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I am a quilter living in Woodbridge, Suffolk who has made quilts since I was a teenager. I also ring bells! Both are great British traditions....I will try to feature some of my antique Welsh and Durham quilts, the quilts I make myself, my quilting activities and also some of my bellringing achievements. Plus as many photos as I can manage. NB: Double click on the photos to see greater detail, then use back button to return to the main page.













Wednesday, 29 May 2019

Japan April 2019

In April, Mike and I visited Japan, where my son Tom, his wife Reiko (Lily) and grandson George live in a suburb of Tokyo. This trip fulfilled a longstanding wish to visit Japan, as my older sister studied in Japan and was a translator for many years. As a child, our family in Princeton had many Japanese visitors and I had to eat a lot of Japanese food!

 Not confident in making the reservations myself, I arranged the trip via "Inside Japan" so that everything went very smoothly. Transfers, Japan Rail and IC card were prepaid, and meant that all was in place and worked very well.

We visited the family in Tokyo, then went to Nikko and of course Kyoto before returning to Tokyo. The ten days went in a flash!


We visited Hama-rikyu Gardens after meeting up with the family.


George was on good form!

The Asakusa Temple was near to our hotel in Asakusa.
 

We then took a bullet train and local train to Nikko - the famous bridge is right next to a busy road, but the large complex of temples and shrines are very peaceful.


One of the buildings at Nikko.

Beautiful walks from one area to the next.....


The mountains in this area still had snow on them, and a few cherry trees were still in blossom...


I had spotted on the map that it was possible to walk up the mountain to the Shiraito waterfalls, and this proved to be one of the memorable experiences of the trip - a walk through an 800 year old forest of cedar trees - some were considered sacred.


On to Kyoto via bullet train - we were only able to see a few of the sights here. This is the famous Fushimi Inari shrine - the crowds meant that it was difficult to get a photo without people in it, although it was less busy as one ascended the mountain.


Mike ringing a temple bell in Gion ....


Another walk - a train to Kurama, then walking up the hill to Kurama shrine and across to Kibune. Again, very memorable walk although there were many fallen trees from the typhoon the previous year.


We took the little train from Kibune back to Kurama and went to an onsen ( public bath) there - an experience!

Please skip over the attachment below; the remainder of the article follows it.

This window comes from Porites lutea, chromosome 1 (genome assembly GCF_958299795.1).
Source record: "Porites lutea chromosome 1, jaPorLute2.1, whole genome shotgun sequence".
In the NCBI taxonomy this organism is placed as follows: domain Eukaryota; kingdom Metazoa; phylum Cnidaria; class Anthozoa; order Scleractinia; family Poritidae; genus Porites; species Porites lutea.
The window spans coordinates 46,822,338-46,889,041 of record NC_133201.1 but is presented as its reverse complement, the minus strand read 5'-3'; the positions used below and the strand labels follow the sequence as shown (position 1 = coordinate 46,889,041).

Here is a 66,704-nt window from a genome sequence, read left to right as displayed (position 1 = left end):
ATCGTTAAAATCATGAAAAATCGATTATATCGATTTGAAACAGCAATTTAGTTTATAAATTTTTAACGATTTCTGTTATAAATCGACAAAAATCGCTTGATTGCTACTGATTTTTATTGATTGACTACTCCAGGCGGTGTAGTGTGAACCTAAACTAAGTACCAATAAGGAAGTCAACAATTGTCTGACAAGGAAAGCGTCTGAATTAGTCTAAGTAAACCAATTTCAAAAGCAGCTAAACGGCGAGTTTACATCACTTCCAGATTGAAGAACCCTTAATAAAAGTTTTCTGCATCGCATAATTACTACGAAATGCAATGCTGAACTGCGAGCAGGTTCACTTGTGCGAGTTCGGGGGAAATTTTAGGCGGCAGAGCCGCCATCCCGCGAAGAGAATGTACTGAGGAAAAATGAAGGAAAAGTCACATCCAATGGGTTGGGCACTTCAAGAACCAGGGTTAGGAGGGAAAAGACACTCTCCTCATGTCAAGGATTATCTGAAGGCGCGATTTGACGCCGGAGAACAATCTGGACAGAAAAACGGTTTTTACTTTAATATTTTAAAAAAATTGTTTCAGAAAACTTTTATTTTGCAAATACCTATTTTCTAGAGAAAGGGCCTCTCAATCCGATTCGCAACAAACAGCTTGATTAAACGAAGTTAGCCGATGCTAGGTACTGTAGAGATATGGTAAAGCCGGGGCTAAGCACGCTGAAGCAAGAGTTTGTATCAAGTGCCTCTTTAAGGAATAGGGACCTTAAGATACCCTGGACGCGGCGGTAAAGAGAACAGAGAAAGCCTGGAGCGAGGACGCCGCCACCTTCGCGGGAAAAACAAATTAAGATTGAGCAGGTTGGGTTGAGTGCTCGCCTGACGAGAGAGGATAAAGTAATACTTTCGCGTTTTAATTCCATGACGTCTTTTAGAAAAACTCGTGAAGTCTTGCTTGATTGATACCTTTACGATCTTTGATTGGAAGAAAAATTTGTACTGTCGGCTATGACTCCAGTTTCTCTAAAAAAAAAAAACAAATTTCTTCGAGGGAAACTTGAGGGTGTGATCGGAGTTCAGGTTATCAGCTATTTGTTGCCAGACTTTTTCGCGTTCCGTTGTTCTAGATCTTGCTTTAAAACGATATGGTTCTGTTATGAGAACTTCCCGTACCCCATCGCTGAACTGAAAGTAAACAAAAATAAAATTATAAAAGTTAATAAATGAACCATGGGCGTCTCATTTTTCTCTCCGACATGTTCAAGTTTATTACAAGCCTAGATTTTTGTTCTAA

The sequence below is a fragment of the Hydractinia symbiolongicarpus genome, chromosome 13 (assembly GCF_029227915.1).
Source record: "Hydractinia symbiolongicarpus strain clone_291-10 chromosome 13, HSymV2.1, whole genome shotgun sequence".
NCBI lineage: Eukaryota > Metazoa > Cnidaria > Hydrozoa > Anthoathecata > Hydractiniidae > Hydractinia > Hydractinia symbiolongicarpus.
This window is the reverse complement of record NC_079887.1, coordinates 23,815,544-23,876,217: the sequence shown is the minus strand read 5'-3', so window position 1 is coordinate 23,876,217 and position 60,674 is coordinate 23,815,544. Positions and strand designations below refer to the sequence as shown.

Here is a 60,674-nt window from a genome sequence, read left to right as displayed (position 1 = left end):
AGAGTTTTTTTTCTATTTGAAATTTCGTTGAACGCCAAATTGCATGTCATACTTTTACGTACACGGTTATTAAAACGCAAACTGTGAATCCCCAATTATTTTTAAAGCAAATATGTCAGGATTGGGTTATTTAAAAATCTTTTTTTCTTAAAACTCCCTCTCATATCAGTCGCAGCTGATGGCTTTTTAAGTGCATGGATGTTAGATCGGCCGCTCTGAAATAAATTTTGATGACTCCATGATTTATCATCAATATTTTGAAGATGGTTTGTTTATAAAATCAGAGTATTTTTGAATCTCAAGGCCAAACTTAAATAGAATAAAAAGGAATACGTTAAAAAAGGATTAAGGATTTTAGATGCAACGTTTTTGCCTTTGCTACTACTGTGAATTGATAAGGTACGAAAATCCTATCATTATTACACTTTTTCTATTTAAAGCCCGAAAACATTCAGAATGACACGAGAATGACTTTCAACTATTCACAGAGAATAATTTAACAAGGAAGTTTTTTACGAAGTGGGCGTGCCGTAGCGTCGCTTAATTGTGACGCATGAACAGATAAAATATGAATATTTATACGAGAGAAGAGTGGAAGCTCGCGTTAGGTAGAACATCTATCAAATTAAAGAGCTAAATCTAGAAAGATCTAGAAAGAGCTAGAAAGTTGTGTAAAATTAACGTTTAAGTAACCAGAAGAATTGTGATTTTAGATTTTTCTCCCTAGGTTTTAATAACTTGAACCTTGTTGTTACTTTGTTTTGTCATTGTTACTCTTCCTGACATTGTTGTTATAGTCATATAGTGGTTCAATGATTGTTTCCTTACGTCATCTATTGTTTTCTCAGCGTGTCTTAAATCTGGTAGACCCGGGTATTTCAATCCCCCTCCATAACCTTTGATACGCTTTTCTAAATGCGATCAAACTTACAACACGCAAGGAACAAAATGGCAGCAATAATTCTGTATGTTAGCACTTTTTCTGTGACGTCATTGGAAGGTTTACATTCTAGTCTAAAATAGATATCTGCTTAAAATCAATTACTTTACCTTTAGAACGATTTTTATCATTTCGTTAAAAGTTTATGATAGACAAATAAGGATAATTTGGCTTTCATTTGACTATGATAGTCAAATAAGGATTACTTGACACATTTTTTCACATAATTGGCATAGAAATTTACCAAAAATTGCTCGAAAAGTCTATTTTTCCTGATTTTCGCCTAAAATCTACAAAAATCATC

A hot outdoor bath with a view of a cedar forest....


I can't say that we were too adventurous with food - but we did order something for a lunch snack not knowing what we would receive - here it is, hot red bean soup with dumplings...


We also ordered ramen from a little shop near the hotel in Kyoto. The tax/rates system must be very different in Japan, as there were hundreds of little shops and restaurants that would simply not be viable in England.


We took a bus to Ginkakuji temple (the Silver Pavilion). The garden is especially famous and is lovely.


It had been cloudy on the way down to Kyoto and Mt Fuji was hidden, but on the trip back to Tokyo, we were rewarded with views of Fujiama. Everyone rushed to take photos.


Our last day and the start of Golden Week (ten days of national holidays).... very busy. Luckily Tom had a bright yellow jacket and we were able to spot him and move slowly towards him. This is Meji Jingu, the Shinto shrine associated with the Imperial Palace. Also, the place where George had his naming ceremony...


A final meal with Tom - ordering was via Ipad.

Back to work now, but with some good memories of a lovely trip. It was good to see where Tom, Reiko and  George live. We'll have to wait and see whether they remain there or move on....

Monday, 20 May 2019

Blackthorpe Barns May 2019

Region 8 of the Quilters Guild had its Quilt show at Blackthorpe Barns, near Rougham, Suffolk over the early May Bank Holiday. The previous show at this venue had been a great success. But there is a very lot of work arranging such a show...thanks to all those who put in so much work.
 
I drove across on Sunday, to demonstrate hand applique with my Hawaiian top. I saw so many familiar faces!